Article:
Please visit Thinking Skills for the Digital Generation by Athreya and Mouza at Springer.com

Monday, September 10, 2018

Varna and Kula - Maha Bharatha series 90


This passage starts from Section 41 of Book 13 in the Sanskrit version. These numbers do not match with the English version. But, the Sanskrit version is important to help understand the meaning of the word “caste”. This word came into English via Portugese, meaning clans or families or tribes. This section also clarifies what the translators refer to as “seed-born” sons and “soil-born” sons.

There are elaborate descriptions of different kinds of marriages, such as taking wife by parental consent, by self-choice and by abduction. But, “selling” a girl is definitely frowned upon. There are descriptions of acceptable and unacceptable marriages between the four different Varnas (brahmin, kshatriya, vaisya and sudra). There were prescribed standards for inheritance of property depending on the form of marriage and the “purity” of marriage, defined by the Varna of the father and mother.

The best translation of the word “varna” should be class or order. They are the four major original ones.The other word used in Sloka 48 of Section 48 is kula. This probably is what we now call “caste”. What is now called “caste” is characterized by marriage within the group, food received from and/or eaten with members of the same group and exclusiveness of craft and trade.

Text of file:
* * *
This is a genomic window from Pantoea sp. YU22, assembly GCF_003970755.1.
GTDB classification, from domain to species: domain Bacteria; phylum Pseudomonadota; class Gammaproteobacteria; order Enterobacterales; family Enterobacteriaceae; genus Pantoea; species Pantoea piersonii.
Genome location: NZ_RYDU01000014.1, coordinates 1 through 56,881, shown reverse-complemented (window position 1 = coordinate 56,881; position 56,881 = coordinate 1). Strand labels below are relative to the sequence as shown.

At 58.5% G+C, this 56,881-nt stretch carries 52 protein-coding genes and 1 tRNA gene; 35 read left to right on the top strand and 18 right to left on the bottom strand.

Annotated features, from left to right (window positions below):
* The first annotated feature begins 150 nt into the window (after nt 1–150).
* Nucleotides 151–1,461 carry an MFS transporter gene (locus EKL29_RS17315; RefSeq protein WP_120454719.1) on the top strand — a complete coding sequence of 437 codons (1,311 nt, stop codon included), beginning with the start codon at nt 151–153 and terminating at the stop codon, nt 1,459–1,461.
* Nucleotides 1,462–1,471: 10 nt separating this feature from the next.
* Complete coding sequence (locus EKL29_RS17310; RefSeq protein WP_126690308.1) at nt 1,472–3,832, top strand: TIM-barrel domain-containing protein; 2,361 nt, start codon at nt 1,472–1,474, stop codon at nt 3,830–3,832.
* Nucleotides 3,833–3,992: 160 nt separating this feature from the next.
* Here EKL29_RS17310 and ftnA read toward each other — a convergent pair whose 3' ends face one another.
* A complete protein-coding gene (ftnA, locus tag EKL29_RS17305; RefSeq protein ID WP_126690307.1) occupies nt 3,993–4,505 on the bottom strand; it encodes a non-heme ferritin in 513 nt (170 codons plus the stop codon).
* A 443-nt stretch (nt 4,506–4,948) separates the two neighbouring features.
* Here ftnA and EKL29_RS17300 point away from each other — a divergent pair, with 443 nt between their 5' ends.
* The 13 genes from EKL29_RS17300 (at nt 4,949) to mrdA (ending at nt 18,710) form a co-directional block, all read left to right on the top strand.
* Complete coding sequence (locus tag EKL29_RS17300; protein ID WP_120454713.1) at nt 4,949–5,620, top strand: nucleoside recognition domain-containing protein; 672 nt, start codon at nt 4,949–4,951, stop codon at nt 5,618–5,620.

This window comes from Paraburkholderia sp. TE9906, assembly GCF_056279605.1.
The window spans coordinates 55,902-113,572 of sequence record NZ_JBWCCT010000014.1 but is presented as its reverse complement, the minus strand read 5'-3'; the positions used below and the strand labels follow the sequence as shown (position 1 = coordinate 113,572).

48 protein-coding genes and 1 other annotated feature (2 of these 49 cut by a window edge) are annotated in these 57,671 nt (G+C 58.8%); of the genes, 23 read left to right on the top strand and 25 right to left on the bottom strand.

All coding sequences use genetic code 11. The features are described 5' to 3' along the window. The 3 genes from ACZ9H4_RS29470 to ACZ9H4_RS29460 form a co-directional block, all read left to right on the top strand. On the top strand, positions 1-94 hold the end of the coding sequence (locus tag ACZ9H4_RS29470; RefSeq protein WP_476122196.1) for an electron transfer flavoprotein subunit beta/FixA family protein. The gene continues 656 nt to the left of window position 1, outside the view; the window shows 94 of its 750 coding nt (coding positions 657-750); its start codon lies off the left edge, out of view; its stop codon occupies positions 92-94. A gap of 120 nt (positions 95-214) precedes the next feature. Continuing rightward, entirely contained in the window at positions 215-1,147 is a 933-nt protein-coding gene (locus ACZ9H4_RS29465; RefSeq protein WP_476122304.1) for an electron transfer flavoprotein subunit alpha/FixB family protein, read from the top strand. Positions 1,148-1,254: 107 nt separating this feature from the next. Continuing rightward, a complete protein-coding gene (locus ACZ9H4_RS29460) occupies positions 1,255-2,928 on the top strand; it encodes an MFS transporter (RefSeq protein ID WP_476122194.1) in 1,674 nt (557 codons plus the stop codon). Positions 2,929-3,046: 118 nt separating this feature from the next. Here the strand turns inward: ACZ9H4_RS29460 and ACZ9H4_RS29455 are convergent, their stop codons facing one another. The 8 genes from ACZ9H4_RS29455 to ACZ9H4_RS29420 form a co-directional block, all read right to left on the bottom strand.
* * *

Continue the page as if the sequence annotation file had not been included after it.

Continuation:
Obviously, marriage between members of different varnas was prevalent and the word used is varnasankara (mixed varna) (the s is pronounced as in Sun). Even more important, there were specific names for the off-springs of such mixed union. For example, suta is the name of a son born of brahmin father and kshatriya mother. Chandala is the name of a son born of a brahmin father and sudra mother.

The crucial part is the description of various kinds of inter-marriages (higher-caste father and lower-caste mother, and vice versa). Children born of “lesser wombs” (hinayoni) are called “lower varnas” (hinavarna). Fifteen such groups are mentioned.

Another important fact is that these members were not only placed in specifically-named categories, but were also given specific duties or trades to follow. Some were also assigned specific places to live (eg: cremation ground). My guess is that this specific assignment of trades and restriction to marriages between these groups was the origin of the current caste system. The proper name is probably kula.

The other intriguing point in this section is the use of  two words: “reythoja” and “keshtraja”. This is in relation to defining the varna (class, order) of the father and of the mother. When translated into English, “reythoja” becomes “seed-born”. Kshetraja becomes “soil-born”. I have written about this in my blog on “seed and field” on January 1, 2016.

I am convinced more than ever that people in those days thought that everything needed “to make” a child was in the man and man only. The woman was “just soil” to grow the baby. Why else would they use the words “seed born” and “soil born”? After all they saw that when a seed was planted in the soil, a whole plant grew. By analogy, they probably thought that this was so in human too. 

No comments: